Providence Southern California partners to expand care access

Providence Health & Services' Southern California region has entered into a joint venture with an organization that provides care at a level up to and beyond urgent care, but below emergency department-level care.

Providence and "Exer — More than Urgent Care" said their partnership will increase patient access to care while lowering care costs.

Providence Southern California and Exer formed the joint venture on Jan. 7. Exer, a privately held company, says it operates walk-in clinics providing care at a level beyond urgent care in Southern California's Northridge, Calabasas, Beverly Hills and Newbury Park — cities currently not served by a Providence Southern California urgent care site or emergency department. Providence Southern California has six hospitals and a network of primary care clinics, urgent care centers and other facilities in Southern California's South Bay, Westside and Greater San Fernando Valley.

Providence made an investment in Exer's parent company, Exer Holding Co., to acquire equity and form the joint venture. The two joint venture partners would not disclose Providence's investment, nor its ownership share. The Catholic health provider's capital will fund the development of new Exer clinics, within and contiguous to Providence's service areas in Southern California. Plans call for four new sites this year, including one in the San Fernando Valley and one in the South Bay region.

The partners said during the joint venture's first three years of operations, profits will be reinvested into the joint venture to fund new sites. After three years, the joint venture's profits and losses will be allocated according to each partner's ownership stake, the companies said.

The partners said locating Exer clinics in or near Providence service areas will decompress Providence's crowded emergency departments in Southern California, expanding emergency department capacity to accept higher-acuity patients while reducing the incidence of ambulance diversion. Providence said with the additional capacity of the Exer clinics, it could "potentially redeploy our urgent care centers to expand primary care access."

The joint venture's board of managers will have eight members, with equal representation by each of the two partners. Each partner also will be equally represented on a four-member executive committee of the board. Exer's management team will handle day-to-day operations.

Exer Chief Executive Dr. Cherlin Johnson said at Exer, patients can access emergency room doctors and their expertise without the long wait times and hospital-level costs typically associated with emergency department visits. He said Exer is ideal for people who need routine care outside of normal physicians' office hours, or for those who need a higher level of care than would typically be offered in physicians' offices or in an urgent care facility. For instance, Exer sites can treat complex lacerations; they can provide reduction and splinting for fractures; and they can use IVs to hydrate, control allergic reactions or administer antibiotics. According to information from Exer, the company's sites provide standard urgent care treatments such as X-rays, vaccinations and routine physicals and also provide services that standard urgent care sites normally do not provide: They do workups, including for abdominal pain and atypical chest pain, using their laboratory, ultrasound equipment, electrocardiogram and other equipment. Exer doctors can give preoperative consults to patients who need information fast and for those without a primary care physician, a service not normally provided by urgent care clinics.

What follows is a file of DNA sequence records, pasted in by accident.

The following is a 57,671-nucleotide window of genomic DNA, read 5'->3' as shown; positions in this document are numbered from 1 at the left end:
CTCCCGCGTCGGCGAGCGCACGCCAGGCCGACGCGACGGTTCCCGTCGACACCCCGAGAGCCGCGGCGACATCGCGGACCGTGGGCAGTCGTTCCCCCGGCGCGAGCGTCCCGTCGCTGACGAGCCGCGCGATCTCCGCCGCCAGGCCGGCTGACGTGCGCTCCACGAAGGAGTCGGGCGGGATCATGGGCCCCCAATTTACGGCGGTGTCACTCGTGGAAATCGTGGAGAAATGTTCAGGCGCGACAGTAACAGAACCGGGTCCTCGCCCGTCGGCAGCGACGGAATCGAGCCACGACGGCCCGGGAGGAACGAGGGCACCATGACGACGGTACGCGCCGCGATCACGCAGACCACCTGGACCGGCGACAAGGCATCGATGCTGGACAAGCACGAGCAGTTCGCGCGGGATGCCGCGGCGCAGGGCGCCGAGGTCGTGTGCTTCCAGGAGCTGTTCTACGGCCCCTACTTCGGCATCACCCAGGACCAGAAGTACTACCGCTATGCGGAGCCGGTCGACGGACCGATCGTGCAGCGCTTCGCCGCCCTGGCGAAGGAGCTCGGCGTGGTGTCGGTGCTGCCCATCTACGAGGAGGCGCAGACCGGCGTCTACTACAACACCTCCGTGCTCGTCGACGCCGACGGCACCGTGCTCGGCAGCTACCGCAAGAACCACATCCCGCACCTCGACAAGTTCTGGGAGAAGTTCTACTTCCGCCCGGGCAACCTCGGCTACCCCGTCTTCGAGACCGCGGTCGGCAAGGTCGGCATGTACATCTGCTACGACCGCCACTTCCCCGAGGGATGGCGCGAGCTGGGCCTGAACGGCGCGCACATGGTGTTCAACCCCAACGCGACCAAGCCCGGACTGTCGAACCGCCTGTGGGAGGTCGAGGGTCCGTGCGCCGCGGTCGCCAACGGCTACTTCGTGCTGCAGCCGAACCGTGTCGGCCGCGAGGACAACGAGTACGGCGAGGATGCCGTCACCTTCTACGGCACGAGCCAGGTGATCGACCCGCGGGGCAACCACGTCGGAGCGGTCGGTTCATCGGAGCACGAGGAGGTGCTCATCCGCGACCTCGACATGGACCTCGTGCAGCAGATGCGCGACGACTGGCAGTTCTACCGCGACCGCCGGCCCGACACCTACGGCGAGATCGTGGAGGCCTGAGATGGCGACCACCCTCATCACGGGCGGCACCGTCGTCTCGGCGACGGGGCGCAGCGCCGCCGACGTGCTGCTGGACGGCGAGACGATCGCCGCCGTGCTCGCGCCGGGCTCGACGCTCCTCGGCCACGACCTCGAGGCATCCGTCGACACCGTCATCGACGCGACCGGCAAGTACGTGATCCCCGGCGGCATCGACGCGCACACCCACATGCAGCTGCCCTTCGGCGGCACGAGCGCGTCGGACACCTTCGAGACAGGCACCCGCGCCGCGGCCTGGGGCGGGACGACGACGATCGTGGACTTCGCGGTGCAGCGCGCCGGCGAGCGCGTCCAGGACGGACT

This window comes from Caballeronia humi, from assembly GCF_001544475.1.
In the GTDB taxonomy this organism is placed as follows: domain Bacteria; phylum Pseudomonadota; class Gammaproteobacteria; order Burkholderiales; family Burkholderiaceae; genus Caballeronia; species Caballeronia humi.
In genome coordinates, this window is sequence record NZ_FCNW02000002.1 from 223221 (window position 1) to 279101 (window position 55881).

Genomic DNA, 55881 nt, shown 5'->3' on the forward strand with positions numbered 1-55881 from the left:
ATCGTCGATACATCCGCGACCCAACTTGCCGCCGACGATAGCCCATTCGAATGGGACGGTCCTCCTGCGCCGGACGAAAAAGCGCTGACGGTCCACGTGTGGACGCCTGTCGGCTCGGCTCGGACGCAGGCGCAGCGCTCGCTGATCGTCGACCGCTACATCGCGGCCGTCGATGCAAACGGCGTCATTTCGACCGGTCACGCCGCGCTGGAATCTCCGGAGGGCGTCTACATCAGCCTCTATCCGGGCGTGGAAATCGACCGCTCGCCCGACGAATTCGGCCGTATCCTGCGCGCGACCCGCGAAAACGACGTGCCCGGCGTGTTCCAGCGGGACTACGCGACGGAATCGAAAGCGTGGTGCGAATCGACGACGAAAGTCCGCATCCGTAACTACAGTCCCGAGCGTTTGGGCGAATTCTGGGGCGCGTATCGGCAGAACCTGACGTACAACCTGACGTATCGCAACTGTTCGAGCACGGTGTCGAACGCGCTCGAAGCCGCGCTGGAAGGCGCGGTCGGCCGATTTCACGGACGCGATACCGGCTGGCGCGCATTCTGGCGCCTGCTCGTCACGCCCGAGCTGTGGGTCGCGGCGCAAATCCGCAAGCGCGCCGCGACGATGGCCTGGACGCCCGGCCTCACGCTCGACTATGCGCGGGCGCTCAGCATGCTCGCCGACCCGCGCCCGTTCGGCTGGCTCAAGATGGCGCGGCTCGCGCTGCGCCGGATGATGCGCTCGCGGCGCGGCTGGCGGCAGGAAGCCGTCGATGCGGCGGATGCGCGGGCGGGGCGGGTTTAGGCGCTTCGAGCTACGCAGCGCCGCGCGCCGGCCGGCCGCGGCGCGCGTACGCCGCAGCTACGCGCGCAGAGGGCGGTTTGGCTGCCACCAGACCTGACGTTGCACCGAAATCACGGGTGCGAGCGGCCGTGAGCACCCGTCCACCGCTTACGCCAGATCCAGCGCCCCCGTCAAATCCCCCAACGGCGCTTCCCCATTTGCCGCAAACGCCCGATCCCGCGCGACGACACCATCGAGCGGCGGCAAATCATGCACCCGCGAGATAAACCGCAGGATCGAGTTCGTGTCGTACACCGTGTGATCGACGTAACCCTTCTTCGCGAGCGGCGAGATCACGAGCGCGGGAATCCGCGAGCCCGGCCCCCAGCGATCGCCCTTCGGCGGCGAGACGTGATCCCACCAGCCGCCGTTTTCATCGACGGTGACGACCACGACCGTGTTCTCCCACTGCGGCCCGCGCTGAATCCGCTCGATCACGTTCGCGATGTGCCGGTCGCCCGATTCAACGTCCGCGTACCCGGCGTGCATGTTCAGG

Exer's clinics are staffed by board-certified emergency physicians or doctors eligible to sit for those emergency medicine boards, according to Johnson.

Providence and Exer said that Southern California emergency departments are experiencing a surge in patients because about a dozen area hospitals have closed since 1998 and because more people are seeking care now that they are insured through the Affordable Care Act.

According to information from Exer, about 70 percent of people who visit hospital emergency departments do so unnecessarily, since they could receive care in a facility providing a lower acuity of care. Exer said it saves consumers or their insurers over $1,100 per visit, on average, as compared with a hospital emergency department.

rch and Educational Trust and the American Hospital Association partnered to conduct the study. The group has just completed its most recent survey. It will be released later this year.


Copyright © 2016 by the Catholic Health Association of the United States
For reprint permission, contact Betty Crosby or call (314) 253-3477.

Copyright © 2016 by the Catholic Health Association of the United States

For reprint permission, contact Betty Crosby or call (314) 253-3490.